SAGE Musings: Summer Reading Recommendationspublished Jul 12, 2017
I like to take a break from many routines during the summer, and that includes taking a break from writing SAGE Musings blog posts. I also like to make more time for reading over the summer. I asked the project leaders for summer reading recommendations, and here they are.... Some are directly related to our SAGE 2YC project, while others are more generally related to geoscience. Perhaps you'll find something of interest in this list, as well.
From Debra Bragg: "Hillbilly Elegy. I know it's all the rage so not exactly an original recommendation, but worth reading. This incredibly well-written book - by young J. D. Vance, an Ohio State (go Bucks!) and Yale law grad - portrays the culture of poverty associated with Appalachia that spread through social mobility to other parts of the country. This book is not a an easy read but rather a painful peeling-back-of-the-onion study of race, income, and culture in America."
From Heather Macdonald: "Successful STEM Mentoring Initiatives for Underrepresented Students: A Research-Based Guide for Faculty and Administrators, by Becky Wai-Ling Packard. I found it useful in thinking about the ways we "identify priorities and implement appropriate practices" in our work with underrepresented students. The book is the source of the "if-then" statements used in one of the workshop sessions at the June 2017 SAGE 2YC workshop; we modified a few examples in the book to make them more appropriate for geoscience at 2YCs. I like the book for many reasons, including her handy lists of practices and strategies. She also goes beyond what I traditionally thought of as mentoring, making the more widely applicable than the title suggests."
From Norlene Emerson: "The Invention of Nature: Alexander von Humboldt's New World, by Andrea Wulf. I like reading about the early naturalists and explorers who helped to establish geology as a scientific field. The book describes Humboldt's expeditions to the Andes in South America and the Himalayas and describes what "field work" was like in the early 1800's. Humboldt was meticulous with his data collecting, taking thousands of measurements and keeping detailed field notes. I like sharing these stories with my students; I think it makes science more "real" to them to know some of the hardships that field scientists go through to collect their data."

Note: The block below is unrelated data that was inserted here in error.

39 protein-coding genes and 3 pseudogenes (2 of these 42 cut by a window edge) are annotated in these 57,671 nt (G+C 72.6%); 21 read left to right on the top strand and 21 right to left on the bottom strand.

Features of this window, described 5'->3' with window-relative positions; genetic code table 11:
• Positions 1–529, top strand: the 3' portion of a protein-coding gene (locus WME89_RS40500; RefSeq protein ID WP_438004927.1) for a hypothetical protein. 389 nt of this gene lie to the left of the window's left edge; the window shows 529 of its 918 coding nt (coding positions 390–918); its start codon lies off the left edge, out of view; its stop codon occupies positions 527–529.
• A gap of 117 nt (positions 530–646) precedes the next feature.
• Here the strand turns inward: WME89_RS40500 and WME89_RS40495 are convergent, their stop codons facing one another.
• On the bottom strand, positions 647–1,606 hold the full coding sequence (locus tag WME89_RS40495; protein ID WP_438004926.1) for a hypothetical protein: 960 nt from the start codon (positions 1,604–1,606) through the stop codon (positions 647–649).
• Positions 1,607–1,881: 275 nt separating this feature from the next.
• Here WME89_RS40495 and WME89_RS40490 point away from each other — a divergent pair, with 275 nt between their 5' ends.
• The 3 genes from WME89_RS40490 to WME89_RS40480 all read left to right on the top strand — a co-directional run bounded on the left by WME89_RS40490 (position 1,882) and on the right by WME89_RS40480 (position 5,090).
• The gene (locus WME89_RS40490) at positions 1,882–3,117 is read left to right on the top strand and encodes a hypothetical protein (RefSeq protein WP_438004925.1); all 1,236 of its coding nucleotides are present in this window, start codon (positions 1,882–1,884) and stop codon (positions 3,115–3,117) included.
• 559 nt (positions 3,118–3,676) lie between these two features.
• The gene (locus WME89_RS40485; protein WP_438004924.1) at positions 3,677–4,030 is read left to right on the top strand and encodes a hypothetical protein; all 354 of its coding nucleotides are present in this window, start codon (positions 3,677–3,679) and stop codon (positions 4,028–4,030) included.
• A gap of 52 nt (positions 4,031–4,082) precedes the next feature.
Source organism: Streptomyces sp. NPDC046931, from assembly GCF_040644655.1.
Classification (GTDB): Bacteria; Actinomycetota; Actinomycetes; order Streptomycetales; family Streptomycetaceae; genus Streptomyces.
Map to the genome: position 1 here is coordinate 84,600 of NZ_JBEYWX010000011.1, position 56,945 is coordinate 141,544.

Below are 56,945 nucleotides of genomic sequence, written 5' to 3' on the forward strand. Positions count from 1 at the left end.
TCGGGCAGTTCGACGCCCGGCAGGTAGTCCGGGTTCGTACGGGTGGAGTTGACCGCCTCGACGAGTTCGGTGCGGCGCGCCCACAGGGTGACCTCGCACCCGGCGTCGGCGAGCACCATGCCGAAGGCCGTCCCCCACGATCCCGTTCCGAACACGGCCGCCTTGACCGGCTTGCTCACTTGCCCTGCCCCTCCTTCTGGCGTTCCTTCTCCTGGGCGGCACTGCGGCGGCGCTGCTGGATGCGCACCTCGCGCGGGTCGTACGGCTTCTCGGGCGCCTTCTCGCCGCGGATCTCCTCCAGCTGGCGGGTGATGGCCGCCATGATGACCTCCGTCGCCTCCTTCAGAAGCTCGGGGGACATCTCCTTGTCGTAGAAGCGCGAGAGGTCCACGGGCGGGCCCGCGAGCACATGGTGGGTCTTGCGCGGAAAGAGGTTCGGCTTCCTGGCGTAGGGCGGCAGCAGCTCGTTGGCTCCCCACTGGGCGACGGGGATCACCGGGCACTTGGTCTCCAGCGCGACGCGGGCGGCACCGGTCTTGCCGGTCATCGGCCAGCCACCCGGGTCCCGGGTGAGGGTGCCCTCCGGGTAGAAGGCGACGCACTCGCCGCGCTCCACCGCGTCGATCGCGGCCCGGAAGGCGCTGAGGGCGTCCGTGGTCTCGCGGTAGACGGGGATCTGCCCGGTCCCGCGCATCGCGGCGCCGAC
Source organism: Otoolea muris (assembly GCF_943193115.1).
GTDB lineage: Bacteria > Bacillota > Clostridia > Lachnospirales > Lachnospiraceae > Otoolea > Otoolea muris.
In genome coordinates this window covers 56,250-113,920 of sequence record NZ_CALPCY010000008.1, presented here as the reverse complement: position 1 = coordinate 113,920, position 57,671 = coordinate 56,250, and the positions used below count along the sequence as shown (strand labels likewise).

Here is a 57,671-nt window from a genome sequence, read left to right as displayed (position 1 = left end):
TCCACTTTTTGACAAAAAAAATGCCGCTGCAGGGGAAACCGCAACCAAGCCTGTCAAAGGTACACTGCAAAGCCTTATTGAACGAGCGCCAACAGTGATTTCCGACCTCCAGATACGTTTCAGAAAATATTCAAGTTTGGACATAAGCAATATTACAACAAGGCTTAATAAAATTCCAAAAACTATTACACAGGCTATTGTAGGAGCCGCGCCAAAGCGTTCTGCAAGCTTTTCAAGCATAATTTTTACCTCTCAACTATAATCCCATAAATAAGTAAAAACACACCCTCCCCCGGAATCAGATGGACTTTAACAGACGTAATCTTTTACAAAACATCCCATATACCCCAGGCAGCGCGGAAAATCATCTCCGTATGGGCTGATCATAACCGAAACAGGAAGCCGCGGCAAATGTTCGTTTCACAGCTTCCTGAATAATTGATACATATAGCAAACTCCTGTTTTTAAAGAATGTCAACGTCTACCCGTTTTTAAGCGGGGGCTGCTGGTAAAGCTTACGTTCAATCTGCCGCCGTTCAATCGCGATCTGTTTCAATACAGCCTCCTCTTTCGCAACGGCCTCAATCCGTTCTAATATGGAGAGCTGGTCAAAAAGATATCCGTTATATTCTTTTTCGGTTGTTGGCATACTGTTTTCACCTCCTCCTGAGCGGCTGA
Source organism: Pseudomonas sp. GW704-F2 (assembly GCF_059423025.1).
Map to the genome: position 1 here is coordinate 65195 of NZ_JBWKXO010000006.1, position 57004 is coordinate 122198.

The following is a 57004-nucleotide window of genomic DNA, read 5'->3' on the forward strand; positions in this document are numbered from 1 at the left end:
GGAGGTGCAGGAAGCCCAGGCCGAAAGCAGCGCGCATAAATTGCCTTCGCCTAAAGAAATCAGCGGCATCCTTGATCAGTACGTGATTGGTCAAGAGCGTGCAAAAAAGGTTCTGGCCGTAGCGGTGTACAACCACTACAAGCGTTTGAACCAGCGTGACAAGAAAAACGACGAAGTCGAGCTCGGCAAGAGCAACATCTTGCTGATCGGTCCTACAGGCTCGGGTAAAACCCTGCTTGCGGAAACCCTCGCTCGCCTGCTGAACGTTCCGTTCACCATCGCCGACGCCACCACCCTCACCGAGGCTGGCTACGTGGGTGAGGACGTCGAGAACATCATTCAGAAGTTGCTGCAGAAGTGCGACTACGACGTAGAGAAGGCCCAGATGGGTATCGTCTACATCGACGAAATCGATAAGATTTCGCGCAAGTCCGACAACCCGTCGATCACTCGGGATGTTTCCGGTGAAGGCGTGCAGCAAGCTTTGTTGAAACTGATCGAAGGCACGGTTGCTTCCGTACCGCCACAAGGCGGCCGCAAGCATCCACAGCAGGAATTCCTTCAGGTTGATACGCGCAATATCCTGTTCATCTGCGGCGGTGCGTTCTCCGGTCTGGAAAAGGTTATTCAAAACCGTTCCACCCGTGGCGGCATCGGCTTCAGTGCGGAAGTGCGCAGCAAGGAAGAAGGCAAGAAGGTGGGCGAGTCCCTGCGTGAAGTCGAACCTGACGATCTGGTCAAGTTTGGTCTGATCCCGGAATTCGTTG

From Yi Hao: "Higher Learning, Greater Good by Walter W. McMahon, which is a great book discussing higher education on the macro level. It is based on the ongoing discussion of whether higher education is for the public or private good and includes an update in new understandings of social capital theories since the 1960s. I like it because it gives a grand picture of every constituency in higher education and the ongoing dynamics between policy and public opinions."
There are two books I've read recently that I (Carol Ormand) recommend highly: Between the World and Me, by Ta-Nehisi Coates, and Lab Girl, by Hope Jahren. Between the World and Me is an extraordinary narrative. Written as a letter from a Black man to his son, it explores the narrator's experiences of coming of age during the Civil Rights movement in the 1960's and his thoughts about what has and hasn't changed in the decades since. Lab Girl, also an autobiographical account, is equally extraordinary. It describes the inordinate challenges of funding and running a scientific research lab, despite the narrator's groundbreaking research -- she won the Donath Medal, GSA's young scientist award, and still struggled to fund her lab. But its true brilliance, in my opinion, lies in the way Hope's scientific work, and her passion for it, is woven through the bigger, overarching story of her life.
What are you reading this summer, and what's interesting about it?